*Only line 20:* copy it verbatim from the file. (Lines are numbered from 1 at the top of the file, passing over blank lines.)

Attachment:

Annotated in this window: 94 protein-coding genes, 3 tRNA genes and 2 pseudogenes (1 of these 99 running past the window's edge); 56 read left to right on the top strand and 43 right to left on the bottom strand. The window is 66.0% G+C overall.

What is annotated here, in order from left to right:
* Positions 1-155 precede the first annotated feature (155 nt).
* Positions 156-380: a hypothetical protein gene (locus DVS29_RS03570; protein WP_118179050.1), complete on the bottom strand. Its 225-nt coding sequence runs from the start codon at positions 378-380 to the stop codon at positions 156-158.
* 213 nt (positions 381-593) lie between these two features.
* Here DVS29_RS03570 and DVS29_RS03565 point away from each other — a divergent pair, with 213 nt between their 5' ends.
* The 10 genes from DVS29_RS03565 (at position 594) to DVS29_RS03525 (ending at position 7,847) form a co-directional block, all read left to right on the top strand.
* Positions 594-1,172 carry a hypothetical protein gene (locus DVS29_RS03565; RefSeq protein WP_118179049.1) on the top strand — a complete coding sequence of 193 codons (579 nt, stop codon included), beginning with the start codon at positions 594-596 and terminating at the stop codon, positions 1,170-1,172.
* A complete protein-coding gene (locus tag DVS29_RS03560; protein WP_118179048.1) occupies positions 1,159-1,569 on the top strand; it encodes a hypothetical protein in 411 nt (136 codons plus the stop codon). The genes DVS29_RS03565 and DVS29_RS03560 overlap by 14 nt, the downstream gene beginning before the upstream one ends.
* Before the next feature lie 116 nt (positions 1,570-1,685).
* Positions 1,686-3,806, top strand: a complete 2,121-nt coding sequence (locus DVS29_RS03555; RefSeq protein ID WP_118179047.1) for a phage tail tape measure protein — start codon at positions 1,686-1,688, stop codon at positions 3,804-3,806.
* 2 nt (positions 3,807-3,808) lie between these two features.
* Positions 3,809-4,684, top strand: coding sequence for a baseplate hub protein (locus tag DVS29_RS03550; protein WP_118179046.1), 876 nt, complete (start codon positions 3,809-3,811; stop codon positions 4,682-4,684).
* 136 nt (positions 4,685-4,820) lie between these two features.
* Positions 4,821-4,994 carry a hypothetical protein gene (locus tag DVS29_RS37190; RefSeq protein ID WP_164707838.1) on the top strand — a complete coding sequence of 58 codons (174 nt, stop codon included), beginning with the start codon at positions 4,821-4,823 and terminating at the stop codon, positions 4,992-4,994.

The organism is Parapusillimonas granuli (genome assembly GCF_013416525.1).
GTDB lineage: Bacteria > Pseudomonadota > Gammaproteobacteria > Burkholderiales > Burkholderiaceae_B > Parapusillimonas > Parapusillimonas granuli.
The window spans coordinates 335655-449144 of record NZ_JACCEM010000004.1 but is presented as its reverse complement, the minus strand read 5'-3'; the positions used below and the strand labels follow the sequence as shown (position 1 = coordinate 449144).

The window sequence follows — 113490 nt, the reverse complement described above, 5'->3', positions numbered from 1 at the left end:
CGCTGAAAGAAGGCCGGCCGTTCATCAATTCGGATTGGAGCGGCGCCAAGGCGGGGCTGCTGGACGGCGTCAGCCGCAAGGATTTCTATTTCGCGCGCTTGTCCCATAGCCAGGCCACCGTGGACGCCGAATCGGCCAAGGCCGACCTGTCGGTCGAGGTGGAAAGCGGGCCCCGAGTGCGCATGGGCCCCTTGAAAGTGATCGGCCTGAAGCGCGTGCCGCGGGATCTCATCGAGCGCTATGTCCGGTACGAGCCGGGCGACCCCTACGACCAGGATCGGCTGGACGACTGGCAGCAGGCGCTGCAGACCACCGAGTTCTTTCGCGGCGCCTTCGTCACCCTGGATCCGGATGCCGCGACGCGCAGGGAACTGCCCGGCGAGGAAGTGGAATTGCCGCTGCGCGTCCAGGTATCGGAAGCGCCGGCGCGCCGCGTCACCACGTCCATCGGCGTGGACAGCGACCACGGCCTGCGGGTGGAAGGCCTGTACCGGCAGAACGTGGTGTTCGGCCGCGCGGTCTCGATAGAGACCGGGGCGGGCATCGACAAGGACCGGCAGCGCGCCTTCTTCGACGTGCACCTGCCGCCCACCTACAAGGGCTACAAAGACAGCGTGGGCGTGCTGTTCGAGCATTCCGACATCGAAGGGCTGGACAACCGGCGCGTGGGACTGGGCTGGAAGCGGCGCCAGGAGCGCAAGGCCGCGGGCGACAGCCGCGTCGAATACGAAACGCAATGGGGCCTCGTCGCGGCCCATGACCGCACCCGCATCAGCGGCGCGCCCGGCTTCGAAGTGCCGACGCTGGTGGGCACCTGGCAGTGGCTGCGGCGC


CGCTGAAAGAAGGCCGGCCGTTCATCAATTCGGATTGGAGCGGCGCCAAGGCGGGGCTGCTGGACGGCGTCAGCCGCAAGGATTTCTATTTCGCGCGCTTGTCCCATAGCCAGGCCACCGTGGACGCCGAATCGGCCAAGGCCGACCTGTCGGTCGAGGTGGAAAGCGGGCCCCGAGTGCGCATGGGCCCCTTGAAAGTGATCGGCCTGAAGCGCGTGCCGCGGGATCTCATCGAGCGCTATGTCCGGTACGAGCCGGGCGACCCCTACGACCAGGATCGGCTGGACGACTGGCAGCAGGCGCTGCAGACCACCGAGTTCTTTCGCGGCGCCTTCGTCACCCTGGATCCGGATGCCGCGACGCGCAGGGAACTGCCCGGCGAGGAAGTGGAATTGCCGCTGCGCGTCCAGGTATCGGAAGCGCCGGCGCGCCGCGTCACCACGTCCATCGGCGTGGACAGCGACCACGGCCTGCGGGTGGAAGGCCTGTACCGGCAGAACGTGGTGTTCGGCCGCGCGGTCTCGATAGAGACCGGGGCGGGCATCGACAAGGACCGGCAGCGCGCCTTCTTCGACGTGCACCTGCCGCCCACCTACAAGGGCTACAAAGACAGCGTGGGCGTGCTGTTCGAGCATTCCGACATCGAAGGGCTGGACAACCGGCGCGTGGGACTGGGCTGGAAGCGGCGCCAGGAGCGCAAGGCCGCGGGCGACAGCCGCGTCGAATACGAAACGCAATGGGGCCTCGTCGCGGCCCATGACCGCACCCGCATCAGCGGCGCGCCCGGCTTCGAAGTGCCGACGCTGGTGGGCACCTGGCAGTGGCTGCGGCGC